Hook the battery tender directly to the battery posts using ring terminals, and use with the fuse assembly that comes with it to protect the wires against accidental shorts.
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Old 12-18-2018, 07:39 AM   #6
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Welcome Aboard!! 👍

What I did...started out removing and storing inside, evolved to checking the batteries regularly and plug in when needed...

Others have noted some of the upgrades that will present themselves down the road, one of our first was installing better batteries and converter. (IOTA IQ4 55a & 2 AGM Lifeline)

Sweet Streams

Bob
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BTW...gets cold in Bflo too..😂
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Old 12-18-2018, 08:04 AM   #7
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One way is to put the trailer on a timer so that it has power for one to two hours per day.
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Old 12-18-2018, 10:32 AM   #8
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Quote:
Originally Posted by rmkrum View Post
Seriously, ANY of these methods will work. I'm also relatively sure the 'exploding battery' one was a fluke...with reasonable care, flooded wet-cell batteries don't spontaneously explode in the sense of a violent, destructive explosion. They are more likely to bulge and crack, and spill their contents--which is a mess, true.

My personal choice, however, would be to put the batteries in a warm space, like a semi-heated basement, on a battery tender so you can easily check water levels and replenish them over the winter if needed. Put the batteries on a solid surface, in a convenient area for checking them, and not subject to falling or flooding...or curious children.
What he said!
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Old 12-18-2018, 01:51 PM   #9
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batteries

I have a dedicated battery charge area in the garage. 2 Airstream batteries 1 corvette battery 2 motorcycle and 2 four wheeler batteries all on a wooden flat surface, each connected to their own trickle charger.When I'm ready to go so are they.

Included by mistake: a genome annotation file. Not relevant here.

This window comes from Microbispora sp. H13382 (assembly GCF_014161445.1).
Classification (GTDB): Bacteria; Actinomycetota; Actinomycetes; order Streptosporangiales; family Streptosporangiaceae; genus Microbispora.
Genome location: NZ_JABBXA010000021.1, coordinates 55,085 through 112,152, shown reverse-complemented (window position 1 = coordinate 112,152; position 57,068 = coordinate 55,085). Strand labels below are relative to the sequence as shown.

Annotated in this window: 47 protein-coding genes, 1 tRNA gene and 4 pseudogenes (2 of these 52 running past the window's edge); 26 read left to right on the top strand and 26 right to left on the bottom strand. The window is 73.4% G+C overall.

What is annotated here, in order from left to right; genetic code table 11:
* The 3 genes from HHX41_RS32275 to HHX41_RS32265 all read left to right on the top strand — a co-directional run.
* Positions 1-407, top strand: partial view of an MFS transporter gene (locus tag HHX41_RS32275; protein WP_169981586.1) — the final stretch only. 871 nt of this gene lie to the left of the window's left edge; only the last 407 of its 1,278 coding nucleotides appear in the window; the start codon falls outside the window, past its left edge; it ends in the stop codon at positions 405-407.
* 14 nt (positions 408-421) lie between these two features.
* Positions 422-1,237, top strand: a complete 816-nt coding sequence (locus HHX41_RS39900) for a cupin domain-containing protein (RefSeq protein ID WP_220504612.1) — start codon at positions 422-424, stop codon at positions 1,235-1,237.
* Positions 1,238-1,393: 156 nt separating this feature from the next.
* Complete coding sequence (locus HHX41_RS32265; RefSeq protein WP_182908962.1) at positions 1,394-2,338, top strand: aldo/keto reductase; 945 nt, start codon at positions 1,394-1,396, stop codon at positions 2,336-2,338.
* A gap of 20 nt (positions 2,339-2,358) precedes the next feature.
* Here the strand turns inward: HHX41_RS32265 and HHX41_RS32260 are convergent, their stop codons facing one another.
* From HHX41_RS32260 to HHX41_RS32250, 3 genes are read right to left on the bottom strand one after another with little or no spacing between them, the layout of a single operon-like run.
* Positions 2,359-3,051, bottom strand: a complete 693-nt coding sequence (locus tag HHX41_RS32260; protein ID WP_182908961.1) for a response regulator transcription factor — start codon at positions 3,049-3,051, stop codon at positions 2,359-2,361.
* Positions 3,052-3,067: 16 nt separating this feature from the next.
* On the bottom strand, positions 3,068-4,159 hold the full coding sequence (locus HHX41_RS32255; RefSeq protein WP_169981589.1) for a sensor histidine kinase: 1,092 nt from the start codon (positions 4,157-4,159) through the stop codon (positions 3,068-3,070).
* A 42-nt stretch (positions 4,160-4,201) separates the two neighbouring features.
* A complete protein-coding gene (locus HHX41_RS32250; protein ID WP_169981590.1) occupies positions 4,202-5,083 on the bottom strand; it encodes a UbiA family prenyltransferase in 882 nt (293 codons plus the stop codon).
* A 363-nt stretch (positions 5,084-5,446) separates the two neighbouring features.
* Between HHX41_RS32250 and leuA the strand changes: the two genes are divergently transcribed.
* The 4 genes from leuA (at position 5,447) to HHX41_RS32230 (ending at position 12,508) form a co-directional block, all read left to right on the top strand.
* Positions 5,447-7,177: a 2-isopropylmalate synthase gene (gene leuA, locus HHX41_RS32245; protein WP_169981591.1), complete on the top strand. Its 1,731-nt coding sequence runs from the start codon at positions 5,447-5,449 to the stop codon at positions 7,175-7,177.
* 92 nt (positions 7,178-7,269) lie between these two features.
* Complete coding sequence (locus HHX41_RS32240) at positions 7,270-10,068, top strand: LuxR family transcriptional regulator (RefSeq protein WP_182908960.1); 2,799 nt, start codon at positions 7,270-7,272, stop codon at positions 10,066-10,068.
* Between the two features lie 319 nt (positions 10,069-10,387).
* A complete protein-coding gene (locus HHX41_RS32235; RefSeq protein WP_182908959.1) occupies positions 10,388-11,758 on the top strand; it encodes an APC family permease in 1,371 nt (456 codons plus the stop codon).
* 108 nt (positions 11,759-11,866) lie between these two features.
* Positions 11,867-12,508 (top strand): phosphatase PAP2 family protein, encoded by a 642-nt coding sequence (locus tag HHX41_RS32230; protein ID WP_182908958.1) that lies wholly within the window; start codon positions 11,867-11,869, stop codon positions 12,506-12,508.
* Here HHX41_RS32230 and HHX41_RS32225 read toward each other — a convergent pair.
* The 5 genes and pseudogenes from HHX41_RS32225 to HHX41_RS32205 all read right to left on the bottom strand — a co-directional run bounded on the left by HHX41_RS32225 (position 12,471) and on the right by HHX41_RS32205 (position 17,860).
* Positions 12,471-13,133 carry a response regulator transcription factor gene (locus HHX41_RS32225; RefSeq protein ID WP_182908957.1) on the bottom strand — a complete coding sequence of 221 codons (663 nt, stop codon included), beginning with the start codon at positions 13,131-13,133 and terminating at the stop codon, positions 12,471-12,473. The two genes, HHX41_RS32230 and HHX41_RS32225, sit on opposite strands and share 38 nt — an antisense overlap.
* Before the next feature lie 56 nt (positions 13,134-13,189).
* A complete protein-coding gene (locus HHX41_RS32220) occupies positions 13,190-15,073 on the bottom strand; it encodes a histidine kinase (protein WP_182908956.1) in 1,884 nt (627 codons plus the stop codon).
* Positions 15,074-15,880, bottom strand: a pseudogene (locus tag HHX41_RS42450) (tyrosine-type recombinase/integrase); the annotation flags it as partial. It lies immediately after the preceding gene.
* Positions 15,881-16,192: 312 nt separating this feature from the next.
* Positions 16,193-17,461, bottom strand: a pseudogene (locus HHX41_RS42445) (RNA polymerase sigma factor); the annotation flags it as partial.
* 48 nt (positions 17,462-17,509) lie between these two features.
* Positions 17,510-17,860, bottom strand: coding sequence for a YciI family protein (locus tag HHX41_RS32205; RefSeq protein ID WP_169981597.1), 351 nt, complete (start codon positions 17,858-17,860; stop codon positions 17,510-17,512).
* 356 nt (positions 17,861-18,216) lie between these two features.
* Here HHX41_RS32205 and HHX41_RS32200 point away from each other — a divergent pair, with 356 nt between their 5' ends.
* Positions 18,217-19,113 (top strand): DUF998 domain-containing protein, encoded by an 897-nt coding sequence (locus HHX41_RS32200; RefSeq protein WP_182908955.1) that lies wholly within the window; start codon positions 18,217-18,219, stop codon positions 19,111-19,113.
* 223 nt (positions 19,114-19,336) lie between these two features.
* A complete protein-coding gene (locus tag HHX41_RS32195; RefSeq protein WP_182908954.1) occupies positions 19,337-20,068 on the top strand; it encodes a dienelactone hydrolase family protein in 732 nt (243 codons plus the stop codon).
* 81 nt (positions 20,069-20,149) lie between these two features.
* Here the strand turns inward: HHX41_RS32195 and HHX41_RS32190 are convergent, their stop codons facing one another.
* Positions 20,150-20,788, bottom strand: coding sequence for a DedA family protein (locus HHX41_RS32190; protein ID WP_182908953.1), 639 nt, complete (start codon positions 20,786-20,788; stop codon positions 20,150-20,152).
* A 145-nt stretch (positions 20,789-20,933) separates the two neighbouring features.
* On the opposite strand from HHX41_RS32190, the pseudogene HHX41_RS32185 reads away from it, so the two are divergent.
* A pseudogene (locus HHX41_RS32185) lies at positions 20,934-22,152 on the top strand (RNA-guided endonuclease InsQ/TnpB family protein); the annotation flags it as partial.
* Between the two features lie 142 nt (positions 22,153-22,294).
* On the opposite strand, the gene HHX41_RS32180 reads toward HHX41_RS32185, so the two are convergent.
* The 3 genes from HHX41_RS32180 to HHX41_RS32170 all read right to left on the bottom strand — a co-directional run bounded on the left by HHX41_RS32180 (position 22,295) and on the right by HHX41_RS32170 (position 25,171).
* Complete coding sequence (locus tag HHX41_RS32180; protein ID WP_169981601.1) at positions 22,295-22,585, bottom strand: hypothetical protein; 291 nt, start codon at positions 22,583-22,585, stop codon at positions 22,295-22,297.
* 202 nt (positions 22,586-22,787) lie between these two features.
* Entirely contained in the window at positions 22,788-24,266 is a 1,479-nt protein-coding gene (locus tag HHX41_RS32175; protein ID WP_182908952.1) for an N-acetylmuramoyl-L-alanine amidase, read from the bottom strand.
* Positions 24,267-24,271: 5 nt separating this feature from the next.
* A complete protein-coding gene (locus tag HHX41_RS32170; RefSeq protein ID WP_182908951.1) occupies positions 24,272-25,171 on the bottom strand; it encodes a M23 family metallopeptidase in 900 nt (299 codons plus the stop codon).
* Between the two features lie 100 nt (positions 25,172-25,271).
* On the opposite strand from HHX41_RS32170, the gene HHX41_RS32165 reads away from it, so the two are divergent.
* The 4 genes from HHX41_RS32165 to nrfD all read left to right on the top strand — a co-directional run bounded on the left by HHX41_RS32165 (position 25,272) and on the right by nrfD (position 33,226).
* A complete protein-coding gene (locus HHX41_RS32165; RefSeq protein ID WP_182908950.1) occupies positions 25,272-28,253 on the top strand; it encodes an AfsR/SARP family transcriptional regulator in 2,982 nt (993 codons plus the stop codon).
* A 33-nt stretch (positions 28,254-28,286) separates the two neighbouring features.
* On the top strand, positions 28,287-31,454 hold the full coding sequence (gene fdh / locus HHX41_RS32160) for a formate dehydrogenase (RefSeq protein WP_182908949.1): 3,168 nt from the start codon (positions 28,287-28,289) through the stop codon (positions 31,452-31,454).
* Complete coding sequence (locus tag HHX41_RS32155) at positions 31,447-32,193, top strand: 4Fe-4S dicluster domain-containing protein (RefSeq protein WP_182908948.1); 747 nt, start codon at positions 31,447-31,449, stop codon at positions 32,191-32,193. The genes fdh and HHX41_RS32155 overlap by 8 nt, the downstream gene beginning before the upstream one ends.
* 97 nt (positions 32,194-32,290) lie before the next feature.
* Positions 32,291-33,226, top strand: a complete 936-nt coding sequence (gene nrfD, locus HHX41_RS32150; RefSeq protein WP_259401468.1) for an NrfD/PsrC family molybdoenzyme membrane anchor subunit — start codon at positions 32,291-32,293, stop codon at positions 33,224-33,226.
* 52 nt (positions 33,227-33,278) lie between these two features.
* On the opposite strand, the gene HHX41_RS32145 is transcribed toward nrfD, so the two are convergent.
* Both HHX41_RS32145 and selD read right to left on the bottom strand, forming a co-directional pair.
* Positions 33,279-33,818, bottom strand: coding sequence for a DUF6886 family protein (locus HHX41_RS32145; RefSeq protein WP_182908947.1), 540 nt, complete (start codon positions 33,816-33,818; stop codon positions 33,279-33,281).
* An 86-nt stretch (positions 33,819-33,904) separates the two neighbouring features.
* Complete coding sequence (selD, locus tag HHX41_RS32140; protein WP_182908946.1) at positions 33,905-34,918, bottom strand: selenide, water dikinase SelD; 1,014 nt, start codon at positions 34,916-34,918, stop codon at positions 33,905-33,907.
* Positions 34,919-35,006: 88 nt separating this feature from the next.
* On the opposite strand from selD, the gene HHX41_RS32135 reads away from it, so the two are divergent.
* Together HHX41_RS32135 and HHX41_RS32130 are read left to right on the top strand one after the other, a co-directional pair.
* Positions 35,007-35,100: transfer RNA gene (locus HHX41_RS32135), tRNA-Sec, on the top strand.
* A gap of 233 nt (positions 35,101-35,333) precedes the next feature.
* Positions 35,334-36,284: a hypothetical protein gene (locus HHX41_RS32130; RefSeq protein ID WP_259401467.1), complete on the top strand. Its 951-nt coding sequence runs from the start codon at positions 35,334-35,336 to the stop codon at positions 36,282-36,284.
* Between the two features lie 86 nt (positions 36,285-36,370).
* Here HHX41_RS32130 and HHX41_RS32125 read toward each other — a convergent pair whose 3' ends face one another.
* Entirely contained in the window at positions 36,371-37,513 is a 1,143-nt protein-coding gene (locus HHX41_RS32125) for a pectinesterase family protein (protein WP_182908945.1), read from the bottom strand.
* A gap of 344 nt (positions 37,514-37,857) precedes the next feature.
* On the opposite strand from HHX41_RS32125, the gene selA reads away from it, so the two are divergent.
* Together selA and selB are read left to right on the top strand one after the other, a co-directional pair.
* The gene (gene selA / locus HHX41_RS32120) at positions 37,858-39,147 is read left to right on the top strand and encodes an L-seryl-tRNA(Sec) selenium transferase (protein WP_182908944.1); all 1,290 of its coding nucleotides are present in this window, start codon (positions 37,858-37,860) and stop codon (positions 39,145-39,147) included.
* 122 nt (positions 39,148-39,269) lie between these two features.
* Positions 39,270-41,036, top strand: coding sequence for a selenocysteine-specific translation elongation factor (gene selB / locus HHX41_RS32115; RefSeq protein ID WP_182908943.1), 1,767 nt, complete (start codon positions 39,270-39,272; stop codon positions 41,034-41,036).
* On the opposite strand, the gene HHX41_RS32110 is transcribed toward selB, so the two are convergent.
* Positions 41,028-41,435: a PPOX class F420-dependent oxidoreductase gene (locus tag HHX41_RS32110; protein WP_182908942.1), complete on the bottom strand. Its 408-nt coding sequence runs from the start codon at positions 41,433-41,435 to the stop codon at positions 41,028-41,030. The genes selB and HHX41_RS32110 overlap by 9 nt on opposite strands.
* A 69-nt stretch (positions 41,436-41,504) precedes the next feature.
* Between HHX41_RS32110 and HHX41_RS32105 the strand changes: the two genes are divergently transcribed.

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Old 12-18-2018, 01:56 PM   #10
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Quote:
Originally Posted by Bill M. View Post
One way is to put the trailer on a timer so that it has power for one to two hours per day.
This is a brilliant idea! So simple, I love it. Curious how you came up wiht 1-2 hours per day? Thanks again, love these boards!
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Old 12-18-2018, 02:17 PM   #11
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My 2015 FC20 sits outside all winter in Wyoming hooked up to shore power, and the batteries do just fine. I doubt it gets any colder in MN. Apparently some older Airstreams came with chargers that don’t automatically throttle back to trickle, and you will read lots of threads claiming what I do will “boil the batteries”.
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Old 12-18-2018, 06:18 PM   #12
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i bring my LiOn battery inside as it does not like 0C or below

i put my old Lead Acid battery inside the As in the winter to run any system i monitor
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Old 12-18-2018, 06:39 PM   #13
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Since my trailer always has a draw of power (even though the master disconnect is switched off), I cannot leave the batteries in the trailer without providing some sort of charge to them. Constantly leaving the trailer plugged in will not work without causing excessive evaporation of the battery fluids.

I now pull the batteries when I winterize. The batteries are in my garage on a trickle charger. Once spring comes I reinstall the batteries prior to bringing the trailer home to dewinterize. In the summer I don't charge the batteries since a once a month travel cycle keeps the batteries sufficiently charged. However I do always turn the master disconnect off when I park the trailer between trips. Leaving it on, even with all appliances turned off will kill the batteries within 4 weeks or so.

I did measure the draw on the batteries and found with master disconnect on, the draw was .1 of an amp. With the disconnect off, the draw is .01 amp. Dealer told me that all the electronics in the trailer while turned off still draw power with the master disconnect on. When it is switched off, the only draw is from the propane detector.

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Old 12-18-2018, 08:31 PM   #14
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I shut the power down completely. 👍 Leave the batteries in the AS and monitor from inside the house with Victron dongle.

Bob